Saturday, April 27th, saw lead with an analysis titled “The odds are still stacked against property investors, as market conditions continue to favour first-home buyers.”

A recent CoreLogic report found that first-home buyers have maintained their record market share, equal to that of owner-occupiers looking to move. First-home buyers were particularly strong in major city markets, accounting for 28% of sales in Auckland. Factors such as the ability to tap into KiwiSaver funds, access low deposit loans, and face reduced competition from owner-occupiers and investors are said to be aiding first-home buyers. In contrast, investors are facing challenges such as difficulties in obtaining bank finance, low rent yields, and, until recently, restrictive tax rules. However, with changes in tax rules, investors could potentially see some gains, according to CoreLogic chief property economist Kelvin Davidson. Changes to bank lending rules, debt-to-income ratios, and lower mortgage rates are expected to influence market activity next year, Davidson added.

In other news from the past month, the Government is making changes to the Credit Contracts and Consumer Finance Act (CCCFA) in a bid to make it easier for people to access loans. The removal of 11 pages of affordability regulations, which prescribed minimum steps to assess the affordability of a loan, is a key change. Housing Minister Chris Bishop noted that lenders would still be required to act responsibly. Bishop also highlighted that nearly 7% of people missed out on home loans in 2022 due to these regulations. Auckland mortgage advisor Bruce Patten from Loan Market described these lending changes as a win for mum-and-dad borrowers.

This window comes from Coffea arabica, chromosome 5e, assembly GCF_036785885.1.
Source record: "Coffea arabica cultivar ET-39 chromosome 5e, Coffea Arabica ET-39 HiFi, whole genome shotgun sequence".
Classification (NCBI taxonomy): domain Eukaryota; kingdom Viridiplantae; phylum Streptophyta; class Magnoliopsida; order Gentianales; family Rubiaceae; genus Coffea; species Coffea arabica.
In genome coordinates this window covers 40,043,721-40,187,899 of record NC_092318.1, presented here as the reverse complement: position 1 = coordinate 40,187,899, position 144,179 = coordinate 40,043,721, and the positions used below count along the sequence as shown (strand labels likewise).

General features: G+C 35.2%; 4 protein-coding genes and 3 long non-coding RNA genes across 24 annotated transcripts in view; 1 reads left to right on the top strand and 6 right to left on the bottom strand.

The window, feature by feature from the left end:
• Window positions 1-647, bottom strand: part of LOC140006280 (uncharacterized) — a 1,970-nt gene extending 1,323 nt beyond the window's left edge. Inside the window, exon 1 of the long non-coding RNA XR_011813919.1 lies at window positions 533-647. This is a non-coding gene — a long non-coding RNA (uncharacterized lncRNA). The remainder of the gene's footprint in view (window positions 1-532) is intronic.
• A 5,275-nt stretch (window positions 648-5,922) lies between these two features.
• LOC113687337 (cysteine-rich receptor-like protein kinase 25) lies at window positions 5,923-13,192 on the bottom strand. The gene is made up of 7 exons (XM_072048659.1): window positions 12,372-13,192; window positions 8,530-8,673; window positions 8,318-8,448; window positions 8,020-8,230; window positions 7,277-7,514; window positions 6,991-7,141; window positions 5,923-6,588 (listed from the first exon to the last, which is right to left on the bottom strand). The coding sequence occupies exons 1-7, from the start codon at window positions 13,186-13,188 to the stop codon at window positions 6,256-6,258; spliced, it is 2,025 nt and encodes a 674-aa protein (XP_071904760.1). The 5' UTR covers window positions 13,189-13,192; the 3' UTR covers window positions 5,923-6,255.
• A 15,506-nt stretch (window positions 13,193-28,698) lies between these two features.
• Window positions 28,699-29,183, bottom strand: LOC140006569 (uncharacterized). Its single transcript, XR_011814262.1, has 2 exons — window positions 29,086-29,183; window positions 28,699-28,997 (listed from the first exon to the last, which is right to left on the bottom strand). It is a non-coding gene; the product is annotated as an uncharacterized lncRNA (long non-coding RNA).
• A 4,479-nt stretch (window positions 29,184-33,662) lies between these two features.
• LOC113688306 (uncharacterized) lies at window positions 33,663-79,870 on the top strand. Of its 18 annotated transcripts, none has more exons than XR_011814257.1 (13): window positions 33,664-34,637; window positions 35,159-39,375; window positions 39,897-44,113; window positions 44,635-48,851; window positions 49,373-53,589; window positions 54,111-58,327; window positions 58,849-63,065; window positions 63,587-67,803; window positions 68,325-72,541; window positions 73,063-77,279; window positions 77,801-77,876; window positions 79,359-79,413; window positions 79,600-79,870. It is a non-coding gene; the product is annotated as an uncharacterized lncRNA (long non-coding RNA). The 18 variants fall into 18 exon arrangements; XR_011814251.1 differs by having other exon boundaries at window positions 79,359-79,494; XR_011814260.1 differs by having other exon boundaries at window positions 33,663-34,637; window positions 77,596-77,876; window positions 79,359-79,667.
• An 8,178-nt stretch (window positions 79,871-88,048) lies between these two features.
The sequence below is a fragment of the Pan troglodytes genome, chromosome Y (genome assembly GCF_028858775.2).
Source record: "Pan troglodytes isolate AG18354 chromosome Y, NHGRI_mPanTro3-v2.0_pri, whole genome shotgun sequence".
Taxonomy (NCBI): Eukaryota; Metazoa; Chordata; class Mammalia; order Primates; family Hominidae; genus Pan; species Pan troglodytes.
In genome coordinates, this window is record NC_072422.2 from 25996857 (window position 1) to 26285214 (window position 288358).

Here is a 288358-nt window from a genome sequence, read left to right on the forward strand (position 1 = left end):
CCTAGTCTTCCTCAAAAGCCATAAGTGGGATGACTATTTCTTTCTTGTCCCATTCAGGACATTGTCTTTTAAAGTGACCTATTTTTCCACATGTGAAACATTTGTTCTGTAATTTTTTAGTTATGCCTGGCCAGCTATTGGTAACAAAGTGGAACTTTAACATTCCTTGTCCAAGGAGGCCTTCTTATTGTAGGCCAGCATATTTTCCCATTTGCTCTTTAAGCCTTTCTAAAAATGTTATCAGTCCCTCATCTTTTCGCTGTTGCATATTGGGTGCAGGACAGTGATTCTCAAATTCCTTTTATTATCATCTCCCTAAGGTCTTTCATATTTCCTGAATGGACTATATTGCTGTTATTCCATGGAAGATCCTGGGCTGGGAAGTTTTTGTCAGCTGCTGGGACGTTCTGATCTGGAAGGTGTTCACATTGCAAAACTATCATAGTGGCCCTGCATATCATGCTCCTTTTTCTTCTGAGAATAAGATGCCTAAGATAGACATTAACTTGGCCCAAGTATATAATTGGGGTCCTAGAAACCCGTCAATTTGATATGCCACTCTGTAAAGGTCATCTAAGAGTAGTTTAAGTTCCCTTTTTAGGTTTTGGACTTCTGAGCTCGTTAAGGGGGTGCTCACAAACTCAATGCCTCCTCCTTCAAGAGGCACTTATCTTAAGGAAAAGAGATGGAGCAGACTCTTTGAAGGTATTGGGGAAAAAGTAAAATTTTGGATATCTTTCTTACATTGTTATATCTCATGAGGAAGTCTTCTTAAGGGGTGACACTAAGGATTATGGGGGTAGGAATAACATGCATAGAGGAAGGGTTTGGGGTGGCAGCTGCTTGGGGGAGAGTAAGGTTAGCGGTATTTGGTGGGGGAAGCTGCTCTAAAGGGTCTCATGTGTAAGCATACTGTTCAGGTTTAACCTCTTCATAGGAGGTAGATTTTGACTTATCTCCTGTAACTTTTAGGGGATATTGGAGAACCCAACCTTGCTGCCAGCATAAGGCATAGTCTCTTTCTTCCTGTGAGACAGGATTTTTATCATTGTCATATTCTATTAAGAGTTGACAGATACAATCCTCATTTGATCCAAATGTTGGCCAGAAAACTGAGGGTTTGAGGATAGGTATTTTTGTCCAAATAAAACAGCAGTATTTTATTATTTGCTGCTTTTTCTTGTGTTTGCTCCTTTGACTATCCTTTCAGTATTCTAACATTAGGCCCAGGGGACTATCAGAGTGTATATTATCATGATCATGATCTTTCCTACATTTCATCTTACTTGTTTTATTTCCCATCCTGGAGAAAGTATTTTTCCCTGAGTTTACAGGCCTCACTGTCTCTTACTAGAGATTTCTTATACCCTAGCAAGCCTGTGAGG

Commerce and Consumer Affairs Minister Andrew Bayly stated that the existing regulations created unnecessary compliance costs, resulted in arduous delays in processing loans, and failed to protect vulnerable people. Responsibility for the CCCFA will shift from the Commerce Commission to the Financial Markets Authority.

As we move forward, there is a sense of tentative optimism that the balance is shifting: Is now the right time to buy a house? Economists suggest that with predicted falls in interest rates and a record number of houses for sale, it’s a buyer’s market. Measures such as loan-to-value and debt-to-income ratios are expected to slow down interest rate rises. Additionally, the price of building materials is projected to continue dropping over the next two to three years following an easing of import restrictions. While some industries express concerns about a potential drop in standards, others dismiss those concerns. The changes are expected to drive down prices, according to Combined Building Supplies Cooperative chairperson Carl Taylor. He also mentioned that the Government changes to legislation were positive for consumers and builders, despite concerns raised by industry groups about standards.

In closing, for those not yet connected with me on LinkedIn (you can find me at, I share a link to key proposed changes to the Residential Tenancies Act that have been launched in April 2024: Draft legislation is being developed by the Ministry of Housing and Urban Development for introduction to Parliament in May 2024. If the Bill passes, it could become an Act in late 2024.